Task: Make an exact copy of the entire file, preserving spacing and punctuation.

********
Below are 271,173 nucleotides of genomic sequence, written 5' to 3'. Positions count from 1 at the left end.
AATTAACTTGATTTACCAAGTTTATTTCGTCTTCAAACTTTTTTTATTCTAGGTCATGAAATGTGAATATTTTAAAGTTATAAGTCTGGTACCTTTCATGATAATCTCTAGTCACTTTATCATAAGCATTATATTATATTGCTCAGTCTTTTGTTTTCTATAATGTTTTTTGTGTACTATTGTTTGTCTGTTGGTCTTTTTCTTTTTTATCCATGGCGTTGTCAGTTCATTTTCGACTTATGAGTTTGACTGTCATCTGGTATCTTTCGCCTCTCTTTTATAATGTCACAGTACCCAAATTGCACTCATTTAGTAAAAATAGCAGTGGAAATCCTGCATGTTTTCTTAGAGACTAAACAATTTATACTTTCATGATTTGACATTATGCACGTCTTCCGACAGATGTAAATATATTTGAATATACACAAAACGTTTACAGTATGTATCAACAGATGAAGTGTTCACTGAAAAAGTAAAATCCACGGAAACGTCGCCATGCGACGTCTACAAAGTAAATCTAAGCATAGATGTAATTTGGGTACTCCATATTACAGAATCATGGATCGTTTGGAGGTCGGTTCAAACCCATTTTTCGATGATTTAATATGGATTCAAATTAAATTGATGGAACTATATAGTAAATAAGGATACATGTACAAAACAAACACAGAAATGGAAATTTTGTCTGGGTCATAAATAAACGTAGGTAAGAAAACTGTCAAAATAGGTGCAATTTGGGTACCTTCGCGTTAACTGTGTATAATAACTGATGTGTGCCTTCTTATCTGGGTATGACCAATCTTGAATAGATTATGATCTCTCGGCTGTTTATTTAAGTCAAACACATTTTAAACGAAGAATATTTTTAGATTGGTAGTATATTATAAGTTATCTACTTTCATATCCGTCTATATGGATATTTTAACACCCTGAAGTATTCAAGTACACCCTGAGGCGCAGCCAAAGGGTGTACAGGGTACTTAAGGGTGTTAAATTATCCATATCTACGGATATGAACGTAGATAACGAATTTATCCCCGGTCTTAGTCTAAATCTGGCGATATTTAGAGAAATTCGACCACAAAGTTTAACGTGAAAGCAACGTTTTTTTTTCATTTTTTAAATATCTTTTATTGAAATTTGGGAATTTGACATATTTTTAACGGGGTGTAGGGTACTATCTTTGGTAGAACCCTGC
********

Below are 271,173 nucleotides of genomic sequence, written 5' to 3'. Positions count from 1 at the left end.
AATTAACTTGATTTACCAAGTTTATTTCGTCTTCAAACTTTTTTTATTCTAGGTCATGAAATGTGAATATTTTAAAGTTATAAGTCTGGTACCTTTCATGATAATCTCTAGTCACTTTATCATAAGCATTATATTATATTGCTCAGTCTTTTGTTTTCTATAATGTTTTTTGTGTACTATTGTTTGTCTGTTGGTCTTTTTCTTTTTTATCCATGGCGTTGTCAGTTCATTTTCGACTTATGAGTTTGACTGTCATCTGGTATCTTTCGCCTCTCTTTTATAATGTCACAGTACCCAAATTGCACTCATTTAGTAAAAATAGCAGTGGAAATCCTGCATGTTTTCTTAGAGACTAAACAATTTATACTTTCATGATTTGACATTATGCACGTCTTCCGACAGATGTAAATATATTTGAATATACACAAAACGTTTACAGTATGTATCAACAGATGAAGTGTTCACTGAAAAAGTAAAATCCACGGAAACGTCGCCATGCGACGTCTACAAAGTAAATCTAAGCATAGATGTAATTTGGGTACTCCATATTACAGAATCATGGATCGTTTGGAGGTCGGTTCAAACCCATTTTTCGATGATTTAATATGGATTCAAATTAAATTGATGGAACTATATAGTAAATAAGGATACATGTACAAAACAAACACAGAAATGGAAATTTTGTCTGGGTCATAAATAAACGTAGGTAAGAAAACTGTCAAAATAGGTGCAATTTGGGTACCTTCGCGTTAACTGTGTATAATAACTGATGTGTGCCTTCTTATCTGGGTATGACCAATCTTGAATAGATTATGATCTCTCGGCTGTTTATTTAAGTCAAACACATTTTAAACGAAGAATATTTTTAGATTGGTAGTATATTATAAGTTATCTACTTTCATATCCGTCTATATGGATATTTTAACACCCTGAAGTATTCAAGTACACCCTGAGGCGCAGCCAAAGGGTGTACAGGGTACTTAAGGGTGTTAAATTATCCATATCTACGGATATGAACGTAGATAACGAATTTATCCCCGGTCTTAGTCTAAATCTGGCGATATTTAGAGAAATTCGACCACAAAGTTTAACGTGAAAGCAACGTTTTTTTTTCATTTTTTAAATATCTTTTATTGAAATTTGGGAATTTGACATATTTTTAACGGGGTGTAGGGTACTATCTTTGGTAGAACCCTGC